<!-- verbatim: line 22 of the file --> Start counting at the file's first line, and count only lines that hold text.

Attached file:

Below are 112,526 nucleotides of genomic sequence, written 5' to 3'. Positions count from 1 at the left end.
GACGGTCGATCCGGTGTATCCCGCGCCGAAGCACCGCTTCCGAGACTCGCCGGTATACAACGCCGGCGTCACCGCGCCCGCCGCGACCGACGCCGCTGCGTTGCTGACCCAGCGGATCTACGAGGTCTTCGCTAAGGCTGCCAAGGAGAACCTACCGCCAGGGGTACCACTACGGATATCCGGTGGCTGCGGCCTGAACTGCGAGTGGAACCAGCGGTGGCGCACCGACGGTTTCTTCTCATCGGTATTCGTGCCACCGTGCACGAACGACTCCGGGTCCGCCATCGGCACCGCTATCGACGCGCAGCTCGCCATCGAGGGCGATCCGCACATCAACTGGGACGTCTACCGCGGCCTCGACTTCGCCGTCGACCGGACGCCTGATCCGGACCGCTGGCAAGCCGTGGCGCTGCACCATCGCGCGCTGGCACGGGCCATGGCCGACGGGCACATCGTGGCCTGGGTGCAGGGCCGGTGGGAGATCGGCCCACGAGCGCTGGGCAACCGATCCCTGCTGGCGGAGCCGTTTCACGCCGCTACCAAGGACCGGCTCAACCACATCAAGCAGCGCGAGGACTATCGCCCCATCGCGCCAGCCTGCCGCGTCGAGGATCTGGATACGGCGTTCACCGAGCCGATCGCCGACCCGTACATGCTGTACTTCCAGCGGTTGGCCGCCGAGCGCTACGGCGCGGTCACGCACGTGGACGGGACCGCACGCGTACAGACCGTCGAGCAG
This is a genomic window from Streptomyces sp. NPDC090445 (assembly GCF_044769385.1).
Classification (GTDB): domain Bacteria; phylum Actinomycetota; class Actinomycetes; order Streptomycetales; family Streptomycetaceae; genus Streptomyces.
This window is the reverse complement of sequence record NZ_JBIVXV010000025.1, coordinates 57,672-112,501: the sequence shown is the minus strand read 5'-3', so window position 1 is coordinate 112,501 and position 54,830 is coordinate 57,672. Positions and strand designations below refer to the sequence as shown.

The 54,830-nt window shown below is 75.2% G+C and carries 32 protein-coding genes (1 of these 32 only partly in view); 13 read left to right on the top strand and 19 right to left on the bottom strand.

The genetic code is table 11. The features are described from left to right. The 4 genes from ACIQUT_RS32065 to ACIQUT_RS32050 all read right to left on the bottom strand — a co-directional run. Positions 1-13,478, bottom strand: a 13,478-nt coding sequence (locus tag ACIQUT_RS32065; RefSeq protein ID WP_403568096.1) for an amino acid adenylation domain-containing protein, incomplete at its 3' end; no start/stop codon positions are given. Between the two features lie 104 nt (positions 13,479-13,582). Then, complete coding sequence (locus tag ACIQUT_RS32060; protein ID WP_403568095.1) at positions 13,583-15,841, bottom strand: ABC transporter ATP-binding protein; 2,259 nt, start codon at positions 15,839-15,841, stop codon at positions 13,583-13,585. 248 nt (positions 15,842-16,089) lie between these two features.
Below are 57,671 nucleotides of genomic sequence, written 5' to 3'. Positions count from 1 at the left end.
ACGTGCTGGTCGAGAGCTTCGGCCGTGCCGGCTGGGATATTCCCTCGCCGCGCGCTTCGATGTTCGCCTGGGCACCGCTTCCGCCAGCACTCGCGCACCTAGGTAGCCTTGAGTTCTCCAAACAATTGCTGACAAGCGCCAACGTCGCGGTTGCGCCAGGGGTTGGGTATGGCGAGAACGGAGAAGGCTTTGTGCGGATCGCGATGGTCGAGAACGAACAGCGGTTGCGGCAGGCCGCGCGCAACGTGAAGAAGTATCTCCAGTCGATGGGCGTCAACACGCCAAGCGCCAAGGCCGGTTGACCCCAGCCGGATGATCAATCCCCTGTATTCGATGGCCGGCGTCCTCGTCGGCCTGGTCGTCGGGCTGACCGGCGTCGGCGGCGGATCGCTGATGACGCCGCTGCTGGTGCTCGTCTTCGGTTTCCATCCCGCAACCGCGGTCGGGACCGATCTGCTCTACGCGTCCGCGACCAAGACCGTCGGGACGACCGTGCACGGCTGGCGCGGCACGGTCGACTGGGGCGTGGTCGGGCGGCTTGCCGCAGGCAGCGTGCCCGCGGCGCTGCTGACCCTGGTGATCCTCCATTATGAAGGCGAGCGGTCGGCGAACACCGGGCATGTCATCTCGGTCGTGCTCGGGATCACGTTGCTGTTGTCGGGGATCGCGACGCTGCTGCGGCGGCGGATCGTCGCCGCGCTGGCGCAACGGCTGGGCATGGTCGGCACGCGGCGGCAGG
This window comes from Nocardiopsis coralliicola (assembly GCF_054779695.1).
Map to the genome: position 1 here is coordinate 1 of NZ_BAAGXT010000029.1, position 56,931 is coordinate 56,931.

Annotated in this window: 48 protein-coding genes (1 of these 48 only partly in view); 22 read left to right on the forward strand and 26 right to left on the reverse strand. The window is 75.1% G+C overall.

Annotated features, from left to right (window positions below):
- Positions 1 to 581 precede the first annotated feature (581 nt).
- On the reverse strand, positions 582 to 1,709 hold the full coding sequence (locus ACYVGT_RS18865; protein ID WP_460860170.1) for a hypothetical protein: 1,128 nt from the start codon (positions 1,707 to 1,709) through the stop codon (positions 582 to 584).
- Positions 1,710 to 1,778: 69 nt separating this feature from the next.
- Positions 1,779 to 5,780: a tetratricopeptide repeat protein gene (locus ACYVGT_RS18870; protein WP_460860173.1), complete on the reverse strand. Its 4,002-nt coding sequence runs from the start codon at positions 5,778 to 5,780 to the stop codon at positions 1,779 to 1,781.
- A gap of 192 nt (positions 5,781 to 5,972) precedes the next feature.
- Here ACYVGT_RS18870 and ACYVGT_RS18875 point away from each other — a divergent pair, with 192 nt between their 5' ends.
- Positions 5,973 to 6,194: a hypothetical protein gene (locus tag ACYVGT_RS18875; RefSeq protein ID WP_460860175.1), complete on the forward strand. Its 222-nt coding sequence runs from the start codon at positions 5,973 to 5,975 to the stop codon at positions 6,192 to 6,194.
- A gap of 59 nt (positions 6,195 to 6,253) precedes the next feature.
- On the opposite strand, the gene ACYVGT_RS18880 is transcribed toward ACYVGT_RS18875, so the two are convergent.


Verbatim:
- On the opposite strand, the gene ACYVGT_RS18880 is transcribed toward ACYVGT_RS18875, so the two are convergent.